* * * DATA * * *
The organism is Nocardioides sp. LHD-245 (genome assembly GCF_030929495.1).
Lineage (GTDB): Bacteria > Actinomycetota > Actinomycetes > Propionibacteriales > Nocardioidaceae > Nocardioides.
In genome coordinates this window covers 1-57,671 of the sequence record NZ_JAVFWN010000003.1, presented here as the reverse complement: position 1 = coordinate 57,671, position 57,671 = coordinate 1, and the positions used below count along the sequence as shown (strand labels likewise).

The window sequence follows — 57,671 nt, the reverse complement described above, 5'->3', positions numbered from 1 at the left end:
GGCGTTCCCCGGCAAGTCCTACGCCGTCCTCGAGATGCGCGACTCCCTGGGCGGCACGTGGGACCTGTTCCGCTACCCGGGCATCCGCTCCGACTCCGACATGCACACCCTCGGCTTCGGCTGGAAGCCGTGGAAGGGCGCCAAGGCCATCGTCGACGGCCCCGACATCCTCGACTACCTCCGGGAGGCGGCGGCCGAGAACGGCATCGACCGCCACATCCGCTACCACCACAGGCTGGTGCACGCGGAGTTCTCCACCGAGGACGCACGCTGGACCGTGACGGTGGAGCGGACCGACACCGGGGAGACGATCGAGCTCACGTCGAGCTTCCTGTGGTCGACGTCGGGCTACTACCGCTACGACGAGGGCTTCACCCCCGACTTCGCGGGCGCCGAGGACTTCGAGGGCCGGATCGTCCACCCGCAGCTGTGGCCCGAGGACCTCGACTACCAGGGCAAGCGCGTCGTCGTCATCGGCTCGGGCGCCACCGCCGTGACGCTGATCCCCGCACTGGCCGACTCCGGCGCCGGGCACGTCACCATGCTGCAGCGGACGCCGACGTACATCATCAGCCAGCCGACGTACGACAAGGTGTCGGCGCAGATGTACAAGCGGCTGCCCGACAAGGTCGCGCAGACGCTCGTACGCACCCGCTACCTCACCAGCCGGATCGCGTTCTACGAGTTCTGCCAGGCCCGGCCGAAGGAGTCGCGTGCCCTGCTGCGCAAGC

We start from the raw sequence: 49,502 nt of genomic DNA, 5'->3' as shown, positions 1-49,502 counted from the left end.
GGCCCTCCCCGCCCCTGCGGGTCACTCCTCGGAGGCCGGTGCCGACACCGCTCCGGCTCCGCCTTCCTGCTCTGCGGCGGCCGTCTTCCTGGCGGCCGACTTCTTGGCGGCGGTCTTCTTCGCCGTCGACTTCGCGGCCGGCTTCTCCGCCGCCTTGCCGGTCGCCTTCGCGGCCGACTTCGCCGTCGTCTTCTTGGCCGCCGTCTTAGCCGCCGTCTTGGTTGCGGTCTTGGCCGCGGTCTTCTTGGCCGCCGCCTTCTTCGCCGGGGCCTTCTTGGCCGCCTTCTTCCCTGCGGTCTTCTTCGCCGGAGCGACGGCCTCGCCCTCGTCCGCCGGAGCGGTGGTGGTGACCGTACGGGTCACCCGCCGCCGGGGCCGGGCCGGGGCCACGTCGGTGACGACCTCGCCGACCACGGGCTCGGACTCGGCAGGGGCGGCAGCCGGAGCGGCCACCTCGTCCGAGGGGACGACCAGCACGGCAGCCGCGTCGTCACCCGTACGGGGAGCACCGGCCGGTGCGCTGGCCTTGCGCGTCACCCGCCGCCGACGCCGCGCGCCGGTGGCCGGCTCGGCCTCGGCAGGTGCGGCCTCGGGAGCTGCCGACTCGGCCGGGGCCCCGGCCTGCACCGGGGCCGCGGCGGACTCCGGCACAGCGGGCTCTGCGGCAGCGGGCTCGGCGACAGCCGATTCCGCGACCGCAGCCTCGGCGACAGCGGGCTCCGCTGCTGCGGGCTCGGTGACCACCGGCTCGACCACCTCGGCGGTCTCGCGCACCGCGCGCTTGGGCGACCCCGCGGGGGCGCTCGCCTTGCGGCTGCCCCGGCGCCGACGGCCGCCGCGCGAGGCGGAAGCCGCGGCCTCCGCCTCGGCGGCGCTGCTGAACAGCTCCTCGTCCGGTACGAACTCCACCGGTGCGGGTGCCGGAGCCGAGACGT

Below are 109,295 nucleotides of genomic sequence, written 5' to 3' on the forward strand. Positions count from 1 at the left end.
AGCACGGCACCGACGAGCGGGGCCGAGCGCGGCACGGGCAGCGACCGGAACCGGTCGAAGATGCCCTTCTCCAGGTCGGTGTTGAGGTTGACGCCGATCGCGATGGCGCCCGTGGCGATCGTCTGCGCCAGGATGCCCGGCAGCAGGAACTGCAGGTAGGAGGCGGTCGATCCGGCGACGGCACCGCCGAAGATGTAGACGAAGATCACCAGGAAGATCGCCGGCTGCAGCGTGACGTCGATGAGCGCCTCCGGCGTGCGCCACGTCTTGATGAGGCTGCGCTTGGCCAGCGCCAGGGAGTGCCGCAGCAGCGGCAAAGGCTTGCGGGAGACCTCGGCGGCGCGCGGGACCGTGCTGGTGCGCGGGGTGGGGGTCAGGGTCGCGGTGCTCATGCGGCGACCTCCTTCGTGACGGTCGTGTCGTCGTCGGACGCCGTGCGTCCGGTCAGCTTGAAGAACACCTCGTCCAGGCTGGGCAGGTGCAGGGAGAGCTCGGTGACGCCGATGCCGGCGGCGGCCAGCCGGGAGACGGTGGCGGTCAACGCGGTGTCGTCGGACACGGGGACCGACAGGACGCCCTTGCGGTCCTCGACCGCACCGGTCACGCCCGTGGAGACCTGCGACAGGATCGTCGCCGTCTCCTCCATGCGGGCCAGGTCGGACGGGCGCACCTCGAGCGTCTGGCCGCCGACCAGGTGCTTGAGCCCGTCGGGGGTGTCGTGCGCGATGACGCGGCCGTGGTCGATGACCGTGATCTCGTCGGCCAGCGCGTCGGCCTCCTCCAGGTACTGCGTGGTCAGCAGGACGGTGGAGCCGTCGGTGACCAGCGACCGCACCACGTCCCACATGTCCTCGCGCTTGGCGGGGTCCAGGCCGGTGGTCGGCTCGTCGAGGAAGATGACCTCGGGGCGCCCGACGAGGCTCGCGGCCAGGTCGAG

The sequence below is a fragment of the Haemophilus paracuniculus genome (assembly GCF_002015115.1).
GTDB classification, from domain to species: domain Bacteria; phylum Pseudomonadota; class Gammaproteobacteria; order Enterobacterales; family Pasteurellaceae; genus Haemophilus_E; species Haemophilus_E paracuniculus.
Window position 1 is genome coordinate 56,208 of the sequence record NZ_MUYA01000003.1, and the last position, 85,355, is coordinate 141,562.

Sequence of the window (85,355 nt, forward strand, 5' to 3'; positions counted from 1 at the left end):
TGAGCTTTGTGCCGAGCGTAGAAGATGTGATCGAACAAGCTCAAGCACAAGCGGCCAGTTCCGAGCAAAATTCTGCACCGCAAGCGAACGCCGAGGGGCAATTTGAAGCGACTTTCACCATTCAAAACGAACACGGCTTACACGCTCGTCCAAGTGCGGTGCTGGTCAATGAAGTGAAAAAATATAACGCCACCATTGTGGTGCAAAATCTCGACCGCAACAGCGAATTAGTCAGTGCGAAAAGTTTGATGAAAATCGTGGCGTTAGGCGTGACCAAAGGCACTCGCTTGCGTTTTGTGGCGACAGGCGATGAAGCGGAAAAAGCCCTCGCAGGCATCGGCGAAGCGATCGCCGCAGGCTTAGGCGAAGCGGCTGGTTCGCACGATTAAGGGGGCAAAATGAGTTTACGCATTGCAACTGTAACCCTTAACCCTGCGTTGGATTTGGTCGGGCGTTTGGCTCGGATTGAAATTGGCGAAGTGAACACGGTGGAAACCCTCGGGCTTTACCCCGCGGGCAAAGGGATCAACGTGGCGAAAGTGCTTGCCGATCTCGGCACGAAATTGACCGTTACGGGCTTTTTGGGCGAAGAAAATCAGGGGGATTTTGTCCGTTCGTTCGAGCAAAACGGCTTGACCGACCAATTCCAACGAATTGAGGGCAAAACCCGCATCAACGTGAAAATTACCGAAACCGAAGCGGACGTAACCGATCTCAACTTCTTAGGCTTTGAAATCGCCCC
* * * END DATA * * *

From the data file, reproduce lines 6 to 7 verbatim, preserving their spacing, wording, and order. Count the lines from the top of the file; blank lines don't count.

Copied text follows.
We start from the raw sequence: 49,502 nt of genomic DNA, 5'->3' as shown, positions 1-49,502 counted from the left end.
GGCCCTCCCCGCCCCTGCGGGTCACTCCTCGGAGGCCGGTGCCGACACCGCTCCGGCTCCGCCTTCCTGCTCTGCGGCGGCCGTCTTCCTGGCGGCCGACTTCTTGGCGGCGGTCTTCTTCGCCGTCGACTTCGCGGCCGGCTTCTCCGCCGCCTTGCCGGTCGCCTTCGCGGCCGACTTCGCCGTCGTCTTCTTGGCCGCCGTCTTAGCCGCCGTCTTGGTTGCGGTCTTGGCCGCGGTCTTCTTGGCCGCCGCCTTCTTCGCCGGGGCCTTCTTGGCCGCCTTCTTCCCTGCGGTCTTCTTCGCCGGAGCGACGGCCTCGCCCTCGTCCGCCGGAGCGGTGGTGGTGACCGTACGGGTCACCCGCCGCCGGGGCCGGGCCGGGGCCACGTCGGTGACGACCTCGCCGACCACGGGCTCGGACTCGGCAGGGGCGGCAGCCGGAGCGGCCACCTCGTCCGAGGGGACGACCAGCACGGCAGCCGCGTCGTCACCCGTACGGGGAGCACCGGCCGGTGCGCTGGCCTTGCGCGTCACCCGCCGCCGACGCCGCGCGCCGGTGGCCGGCTCGGCCTCGGCAGGTGCGGCCTCGGGAGCTGCCGACTCGGCCGGGGCCCCGGCCTGCACCGGGGCCGCGGCGGACTCCGGCACAGCGGGCTCTGCGGCAGCGGGCTCGGCGACAGCCGATTCCGCGACCGCAGCCTCGGCGACAGCGGGCTCCGCTGCTGCGGGCTCGGTGACCACCGGCTCGACCACCTCGGCGGTCTCGCGCACCGCGCGCTTGGGCGACCCCGCGGGGGCGCTCGCCTTGCGGCTGCCCCGGCGCCGACGGCCGCCGCGCGAGGCGGAAGCCGCGGCCTCCGCCTCGGCGGCGCTGCTGAACAGCTCCTCGTCCGGTACGAACTCCACCGGTGCGGGTGCCGGAGCCGAGACGT